In a video widely circulated earlier this month, a crowd of people swarm a cart of toilet rolls in a Hong Kong supermarket, pushing, shoving, and even elbowing each other out of the way for the coveted goods.
Rumors had spread that toilet paper supply would be cut off due to new border closures with mainland China, implemented in an effort to contain the novel coronavirus outbreak.
The government’s reassurances and calls for order went unheeded as millions of residents, gripped by fear and suspicion, descended on stores citywide to panic buy.
The novel coronavirus, which originated in Wuhan, China, was first detected in Hong Kong on January 22. Since then, there have been 62 confirmed cases and two deaths in the city.
The numbers are far lower than in mainland China, where at least 1,868 people have died so far – but Hong Kong carries the memories of the deadly Severe Acute Respiratory Syndrome (SARS) outbreak in 2003, and people aren’t taking any chances.
Face masks have sold out practically everywhere, panicked residents have barricaded themselves at home – and political tensions from the 2019 protests have roared back to life.
Hong Kong had barely begun returning to normal after more than six months of often violent unrest when the outbreak hit.
Now, lingering resentments have collided with the virus to create a perfect storm – a divided society that can’t come together, facing a public health crisis that demands a unified response and a paralyzed government caught in the middle.
Public health crisis turned political
The 2019 pro-democracy, anti-government protests saw millions march against a controversial extradition bill pushed by Chief Executive Carrie Lam.
By the time she withdrew the bill – that would have allowed criminal suspects to be extradited across the border to mainland China – protesters’ demands had expanded to include action on deeper social grievances.
For six months, people called for Lam’s resignation, criticized her disconnect with the public, and accused her of being a puppet controlled by Beijing. Public fury grew as police battled protesters with tear gas and rubber bullets, and as the government refused to back down. For many people, the conflict forever shattered their trust in the authorities.
In pictures: The novel coronavirus outbreak
These still-fresh wounds have now colored the city’s response to the coronavirus outbreak, turning a matter of public health into a political minefield.
In January, many Hong Kongers across various sectors, including elected lawmakers, called to shut Hong Kong’s borders with mainland China to contain the virus. But these demands also reintroduced familiar strands of localism, an ideology focused on preserving Hong Kong’s autonomy.
Anti-China sentiment has been growing for years, with localist groups long calling to stem the flow of mainland visitors and reject “patriotic education” in Hong Kong schools. This sentiment swelled in 2019, with protesters fighting against what they claimed was creeping Chinese influence.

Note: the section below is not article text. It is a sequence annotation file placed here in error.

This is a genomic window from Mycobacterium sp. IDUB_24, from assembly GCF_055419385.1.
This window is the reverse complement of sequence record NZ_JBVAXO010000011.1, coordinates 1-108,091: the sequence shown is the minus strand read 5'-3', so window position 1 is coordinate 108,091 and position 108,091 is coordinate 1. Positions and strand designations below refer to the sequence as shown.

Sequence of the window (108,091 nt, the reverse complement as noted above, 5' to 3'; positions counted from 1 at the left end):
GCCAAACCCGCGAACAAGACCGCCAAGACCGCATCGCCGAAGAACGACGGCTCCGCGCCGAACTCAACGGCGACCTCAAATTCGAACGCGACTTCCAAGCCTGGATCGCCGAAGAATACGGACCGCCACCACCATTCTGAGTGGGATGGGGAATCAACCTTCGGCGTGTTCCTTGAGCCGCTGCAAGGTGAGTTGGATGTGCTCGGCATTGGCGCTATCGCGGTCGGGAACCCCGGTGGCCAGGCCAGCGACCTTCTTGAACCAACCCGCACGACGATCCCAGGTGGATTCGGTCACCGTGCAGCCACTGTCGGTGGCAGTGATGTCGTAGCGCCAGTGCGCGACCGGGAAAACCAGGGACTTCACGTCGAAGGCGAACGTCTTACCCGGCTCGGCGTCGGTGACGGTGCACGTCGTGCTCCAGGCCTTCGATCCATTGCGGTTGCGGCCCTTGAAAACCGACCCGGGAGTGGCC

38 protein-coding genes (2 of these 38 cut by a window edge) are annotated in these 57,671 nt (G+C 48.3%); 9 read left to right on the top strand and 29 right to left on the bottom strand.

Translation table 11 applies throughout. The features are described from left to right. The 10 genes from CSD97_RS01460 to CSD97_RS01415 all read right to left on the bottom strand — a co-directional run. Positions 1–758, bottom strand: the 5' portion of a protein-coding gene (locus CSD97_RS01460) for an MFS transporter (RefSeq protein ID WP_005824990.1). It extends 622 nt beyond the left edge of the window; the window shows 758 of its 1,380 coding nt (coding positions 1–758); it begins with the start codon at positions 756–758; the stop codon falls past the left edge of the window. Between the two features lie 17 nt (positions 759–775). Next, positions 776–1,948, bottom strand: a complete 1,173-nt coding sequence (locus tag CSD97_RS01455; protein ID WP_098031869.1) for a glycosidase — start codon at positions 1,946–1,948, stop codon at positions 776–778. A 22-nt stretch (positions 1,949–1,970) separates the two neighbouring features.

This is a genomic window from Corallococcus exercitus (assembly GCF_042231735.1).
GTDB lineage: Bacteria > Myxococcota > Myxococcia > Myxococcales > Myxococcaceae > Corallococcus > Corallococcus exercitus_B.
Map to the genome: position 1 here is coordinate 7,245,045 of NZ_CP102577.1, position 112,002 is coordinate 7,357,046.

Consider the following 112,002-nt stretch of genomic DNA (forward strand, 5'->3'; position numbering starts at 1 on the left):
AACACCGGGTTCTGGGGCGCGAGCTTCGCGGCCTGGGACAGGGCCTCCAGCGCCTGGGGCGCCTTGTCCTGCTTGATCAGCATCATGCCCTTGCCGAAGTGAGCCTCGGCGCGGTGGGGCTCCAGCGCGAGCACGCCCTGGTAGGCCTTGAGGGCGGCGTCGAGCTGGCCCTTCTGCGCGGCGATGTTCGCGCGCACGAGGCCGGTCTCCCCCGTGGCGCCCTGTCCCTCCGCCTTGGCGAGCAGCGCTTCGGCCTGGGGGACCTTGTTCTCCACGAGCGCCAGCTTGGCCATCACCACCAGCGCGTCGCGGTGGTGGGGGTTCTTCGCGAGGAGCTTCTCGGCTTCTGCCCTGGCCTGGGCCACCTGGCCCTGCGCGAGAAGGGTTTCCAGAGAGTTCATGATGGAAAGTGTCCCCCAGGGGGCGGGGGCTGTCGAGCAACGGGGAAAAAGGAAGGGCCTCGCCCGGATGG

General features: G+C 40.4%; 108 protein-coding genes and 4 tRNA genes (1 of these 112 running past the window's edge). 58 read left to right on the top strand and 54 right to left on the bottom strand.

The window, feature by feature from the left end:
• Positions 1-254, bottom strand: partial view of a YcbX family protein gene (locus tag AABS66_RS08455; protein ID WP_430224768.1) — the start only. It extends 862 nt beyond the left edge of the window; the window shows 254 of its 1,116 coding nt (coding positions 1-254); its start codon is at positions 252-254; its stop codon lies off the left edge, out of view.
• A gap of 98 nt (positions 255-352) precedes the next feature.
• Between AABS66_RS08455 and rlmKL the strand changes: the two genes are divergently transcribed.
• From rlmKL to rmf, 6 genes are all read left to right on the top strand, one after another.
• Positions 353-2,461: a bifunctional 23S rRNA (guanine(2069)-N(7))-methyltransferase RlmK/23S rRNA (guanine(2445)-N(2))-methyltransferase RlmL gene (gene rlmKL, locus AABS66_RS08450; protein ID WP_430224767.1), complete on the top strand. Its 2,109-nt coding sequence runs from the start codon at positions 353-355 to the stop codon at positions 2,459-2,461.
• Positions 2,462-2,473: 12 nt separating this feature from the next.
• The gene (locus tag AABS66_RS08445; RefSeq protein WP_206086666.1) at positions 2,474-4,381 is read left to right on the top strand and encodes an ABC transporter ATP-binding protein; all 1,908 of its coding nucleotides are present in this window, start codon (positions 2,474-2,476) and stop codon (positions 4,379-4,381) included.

This is why closing the Chinese borders is a politically significant and symbolic act – and perhaps why Lam resisted doing so for weeks.
Lam argued that some borders needed to stay open for Hong Kongers in the mainland who needed to return – but for some, this delay only seemed to be evidence that she was trying to appease Beijing, and that she was making decisions with politics in mind rather than public health necessities.
And in some ways, that’s true. In this current climate of heightened tensions, everything the government does is viewed as inherently political. The protests created deep rifts between pro- and anti-government groups, meaning it’s near impossible for Lam to do anything without being lambasted by either side.
To make things even more difficult, the outbreak has introduced new obstacles like supply shortages as millions of residents rushed to stock up on medical and sanitation products. Long lines outside pharmacies have become commonplace, with some people waiting hours to buy face masks and hand sanitizer – further exacerbating frustrations with the government.
Lam’s administration acknowledged the problem and ordered 48 million more face masks from 400 suppliers worldwide. But it felt like too little too late for some people on the ground, especially in vulnerable communities, like elderly residents afraid to leave their homes without a mask.
In early February, Lam said in a press conference: “This is really the time for us to put aside our differences, to act together in order to overcome this public health crisis.” But in the face of such antagonism and fear, the government finds itself with no path toward the unity it seeks and no escape from controversy.
The protest movement lives on
The 2019 protest movement may appear to have fizzled out – but it educated an entire city and generation of youth on organized resistance.
Now, this spirit of political action has been redirected toward the outbreak, as people protest for a stronger government response.
More than 7,000 health care workers participated in a week-long union strike in early February to demand closed borders; that’s nearly 10% of all medical staff of Hong Kong’s Hospital Authority.
The labor union that organized the strike was one of several born from the 2019 unrest, founded during the tail end of the protests.
In many ways, the strike seemed to take its cue and tactics from last year’s protests – it was mobilized through social media, and used online votes to collectively decide further action.
And, in an unmistakable parallel to the famous five demands of the 2019 protests, the medical strike listed their own five demands, including a travel ban on mainland Chinese visitors and a greater supply of face masks.
But last year’s protest movement wasn’t just empowering – it also turned ugly, rife with mob violence and destruction.